Some mortgage companies require flood insurance if you’re in a high-risk flood area. Other lenders require it based on their specific risk tolerance. FEMA is the government agency that determines risk. You can learn more about flood mapping and your risk here. If you’re in a high-risk zone and have previously received disaster assistance grants or low-interest loans, you have to maintain flood insurance to qualify for future disaster assistance. It’s important to note that flooding can occur anywhere, and 20% of flood claims come from low to moderate risk areas. Flood insurance can also take up to 30 days to become active after you purchase the policy, so don’t wait for the rainy season to buy a policy.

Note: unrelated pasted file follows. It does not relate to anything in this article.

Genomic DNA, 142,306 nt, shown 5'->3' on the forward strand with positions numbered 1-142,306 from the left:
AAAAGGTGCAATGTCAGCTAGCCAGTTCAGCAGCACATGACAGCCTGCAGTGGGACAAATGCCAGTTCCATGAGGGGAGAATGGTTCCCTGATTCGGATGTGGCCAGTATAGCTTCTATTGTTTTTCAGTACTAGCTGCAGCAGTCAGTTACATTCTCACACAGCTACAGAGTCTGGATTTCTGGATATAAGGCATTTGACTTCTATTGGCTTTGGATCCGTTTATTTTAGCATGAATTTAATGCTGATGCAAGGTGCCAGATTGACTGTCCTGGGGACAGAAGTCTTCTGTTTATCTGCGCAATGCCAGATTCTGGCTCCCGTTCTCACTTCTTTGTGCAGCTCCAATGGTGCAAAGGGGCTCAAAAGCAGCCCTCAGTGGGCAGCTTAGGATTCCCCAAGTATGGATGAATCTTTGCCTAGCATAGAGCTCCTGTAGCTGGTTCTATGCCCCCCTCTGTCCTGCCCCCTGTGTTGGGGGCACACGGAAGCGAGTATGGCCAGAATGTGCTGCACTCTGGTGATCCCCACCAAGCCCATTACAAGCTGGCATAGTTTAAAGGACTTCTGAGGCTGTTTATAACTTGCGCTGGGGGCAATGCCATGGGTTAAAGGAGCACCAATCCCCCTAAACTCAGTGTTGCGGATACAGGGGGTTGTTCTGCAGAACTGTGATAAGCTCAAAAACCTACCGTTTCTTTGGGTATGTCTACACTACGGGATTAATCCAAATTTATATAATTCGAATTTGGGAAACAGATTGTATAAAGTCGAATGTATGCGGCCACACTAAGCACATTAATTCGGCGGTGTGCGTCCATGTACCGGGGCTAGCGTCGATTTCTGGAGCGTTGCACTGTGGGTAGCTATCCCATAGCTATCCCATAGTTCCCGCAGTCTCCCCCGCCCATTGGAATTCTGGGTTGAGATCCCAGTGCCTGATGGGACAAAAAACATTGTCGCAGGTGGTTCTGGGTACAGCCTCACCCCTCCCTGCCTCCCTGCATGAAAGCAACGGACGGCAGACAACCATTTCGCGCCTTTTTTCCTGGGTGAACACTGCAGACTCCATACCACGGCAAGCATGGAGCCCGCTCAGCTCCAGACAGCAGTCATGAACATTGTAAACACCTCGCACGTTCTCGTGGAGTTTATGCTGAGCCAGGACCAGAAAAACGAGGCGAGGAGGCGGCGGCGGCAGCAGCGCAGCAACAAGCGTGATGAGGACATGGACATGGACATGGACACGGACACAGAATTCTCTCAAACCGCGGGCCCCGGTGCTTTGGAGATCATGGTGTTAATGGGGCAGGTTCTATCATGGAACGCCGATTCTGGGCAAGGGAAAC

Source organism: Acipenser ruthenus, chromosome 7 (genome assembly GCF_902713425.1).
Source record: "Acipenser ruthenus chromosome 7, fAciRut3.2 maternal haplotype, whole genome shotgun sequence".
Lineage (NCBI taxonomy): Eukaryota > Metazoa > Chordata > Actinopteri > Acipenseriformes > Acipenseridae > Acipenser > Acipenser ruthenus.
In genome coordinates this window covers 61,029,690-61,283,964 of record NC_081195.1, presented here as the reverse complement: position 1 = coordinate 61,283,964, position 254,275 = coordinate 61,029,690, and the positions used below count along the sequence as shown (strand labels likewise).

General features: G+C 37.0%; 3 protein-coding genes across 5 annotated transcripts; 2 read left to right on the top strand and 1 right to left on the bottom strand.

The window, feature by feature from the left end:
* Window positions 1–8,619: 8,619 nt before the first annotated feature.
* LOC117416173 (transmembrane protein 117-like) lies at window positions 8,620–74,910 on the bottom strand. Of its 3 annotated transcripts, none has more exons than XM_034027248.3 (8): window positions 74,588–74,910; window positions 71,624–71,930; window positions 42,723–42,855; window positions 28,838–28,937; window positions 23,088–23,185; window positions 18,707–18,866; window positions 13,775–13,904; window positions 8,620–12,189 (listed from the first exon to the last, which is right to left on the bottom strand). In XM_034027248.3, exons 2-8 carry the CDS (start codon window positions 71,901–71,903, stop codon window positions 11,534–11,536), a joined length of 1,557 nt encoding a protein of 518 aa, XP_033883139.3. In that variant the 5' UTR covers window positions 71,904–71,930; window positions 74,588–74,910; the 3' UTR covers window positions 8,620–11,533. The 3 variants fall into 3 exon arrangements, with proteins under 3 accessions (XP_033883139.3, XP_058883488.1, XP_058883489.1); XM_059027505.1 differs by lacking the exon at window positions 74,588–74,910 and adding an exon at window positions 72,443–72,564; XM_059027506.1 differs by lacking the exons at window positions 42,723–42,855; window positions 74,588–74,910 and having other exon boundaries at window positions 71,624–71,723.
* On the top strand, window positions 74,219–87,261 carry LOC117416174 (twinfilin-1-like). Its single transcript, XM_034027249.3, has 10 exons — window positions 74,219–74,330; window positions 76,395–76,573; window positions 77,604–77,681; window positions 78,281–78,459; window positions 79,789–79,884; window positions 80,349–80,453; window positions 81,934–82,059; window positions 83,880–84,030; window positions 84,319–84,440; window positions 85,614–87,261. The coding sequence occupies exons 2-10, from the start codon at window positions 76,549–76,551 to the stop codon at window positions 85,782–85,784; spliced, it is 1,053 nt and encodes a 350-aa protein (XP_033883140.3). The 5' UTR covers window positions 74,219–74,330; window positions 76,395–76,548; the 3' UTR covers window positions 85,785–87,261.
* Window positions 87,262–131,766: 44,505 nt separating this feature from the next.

What does flood insurance cover?

Properties with flood insurance typically are covered for losses related to the structure of the home, foundation, electrical and plumbing systems, HVAC systems, appliances, carpeting and personal belongings, including clothing, furniture and electronics. Water damage adds up. Just 1 inch of water damage can cause $25,000 in losses.3 However, flood insurance does have exclusions.

What is not covered with flood insurance?